© 2017-2018  by Michael C. Meek Jr.

Your Country Calls




Are Wanted




Cloudy nearly all day. Rained about half the afternoon.

Moved about a mile further down the beach and pitched our tents.

Heavy firing tonight.


  Beachfront accommodations on Folly Island, South Carolina. Summer, 1863 



After a week of constant duty in the trenches on Morris Island, the 75th Ohio was taken off the line and returned to Folly Island for rest. Major G. Benson Fox:


As you have discovered we have moved back on Folly Island. The fact is they just had to bring us off Morris Island for we were about “played out”. I was confined to my tent for four days before leaving it and believe that if we should have remained there I would have been layed up for good. Over sixty out of little band were in about the same fix, but since we have gotten here, plenty of good, excellent water, decent rations and but very little duty, Camp Guard and Police duty of the regiment being all. We are about sound again.


By August 30th, fewer than 100 yards remained between the most advanced Federal saps and the walls of Battery Wagner. The moon was particularly bright, emboldening the increasingly desperate Confederate defenders who used the additional visibility to harass the evening work crews. What's more, the advanced Federal positions were now subject to friendly fire from their own artillery, as evident in reports from this day. Morale, as well as the men's health was ebbing away.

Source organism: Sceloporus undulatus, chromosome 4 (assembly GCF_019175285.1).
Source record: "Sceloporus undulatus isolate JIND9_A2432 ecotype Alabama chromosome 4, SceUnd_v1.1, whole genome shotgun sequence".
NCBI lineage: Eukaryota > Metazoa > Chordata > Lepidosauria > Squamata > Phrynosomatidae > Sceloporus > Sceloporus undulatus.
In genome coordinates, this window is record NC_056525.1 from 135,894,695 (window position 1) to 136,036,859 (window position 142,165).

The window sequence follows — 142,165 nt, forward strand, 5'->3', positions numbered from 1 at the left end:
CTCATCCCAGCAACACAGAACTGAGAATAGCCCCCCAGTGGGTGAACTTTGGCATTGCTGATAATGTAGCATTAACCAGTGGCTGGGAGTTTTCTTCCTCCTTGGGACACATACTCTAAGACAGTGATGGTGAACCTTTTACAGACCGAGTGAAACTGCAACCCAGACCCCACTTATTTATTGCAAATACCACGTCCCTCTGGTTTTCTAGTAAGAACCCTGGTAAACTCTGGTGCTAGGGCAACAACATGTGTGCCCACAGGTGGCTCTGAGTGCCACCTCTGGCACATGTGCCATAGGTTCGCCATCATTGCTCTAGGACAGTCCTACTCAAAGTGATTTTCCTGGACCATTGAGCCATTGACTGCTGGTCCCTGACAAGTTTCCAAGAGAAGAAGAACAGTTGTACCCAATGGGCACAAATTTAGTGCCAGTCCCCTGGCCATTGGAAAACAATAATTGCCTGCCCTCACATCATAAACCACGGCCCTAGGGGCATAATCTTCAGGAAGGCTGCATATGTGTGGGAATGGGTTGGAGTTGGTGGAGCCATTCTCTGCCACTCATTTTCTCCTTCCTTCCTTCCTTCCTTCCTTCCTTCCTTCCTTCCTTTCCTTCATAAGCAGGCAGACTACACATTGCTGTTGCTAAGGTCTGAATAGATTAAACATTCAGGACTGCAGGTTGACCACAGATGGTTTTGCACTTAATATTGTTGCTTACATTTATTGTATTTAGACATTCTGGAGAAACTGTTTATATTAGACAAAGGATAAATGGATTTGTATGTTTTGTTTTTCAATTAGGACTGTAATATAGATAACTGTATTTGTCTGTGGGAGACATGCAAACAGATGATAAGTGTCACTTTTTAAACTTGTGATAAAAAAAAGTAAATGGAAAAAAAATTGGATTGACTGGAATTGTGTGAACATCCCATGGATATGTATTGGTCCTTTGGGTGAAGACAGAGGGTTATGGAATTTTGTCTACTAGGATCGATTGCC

For Gillmore, the time had come to plan the final stages of the operation against Confederate forces on Morris Island. Detailed within his report from the campaign, his plan now called for one final push from his engineers and siege artillery before his infantry would be ordered to advance.


In this emergency, although the final result was demonstrably certain, it was determined, in order to sustain the flagging spirits of the men, to commence vigorously and simultaneously two distinct methods of attack, viz. :


First. To keep "Wagner" perfectly silent with an overpowering curved fire from siege and coehorn mortars, so that our engineers would only have the more distant batteries of the enemy to annoy them ; and,


Second . To breach the bomb-proof shelter with rifled guns, and thus deprive the enemy of their only secure cover in the work, and consequently drive them from it.


At pace, it would be another week before this work could be sufficiently completed. Until then, the 75th Ohio, and Gillmore's other chosen infantry formations, would have to wait for the call to mount an assault.


A Federal mortar battery on Morris Island in operation against Battery Wagner in August, 1863.




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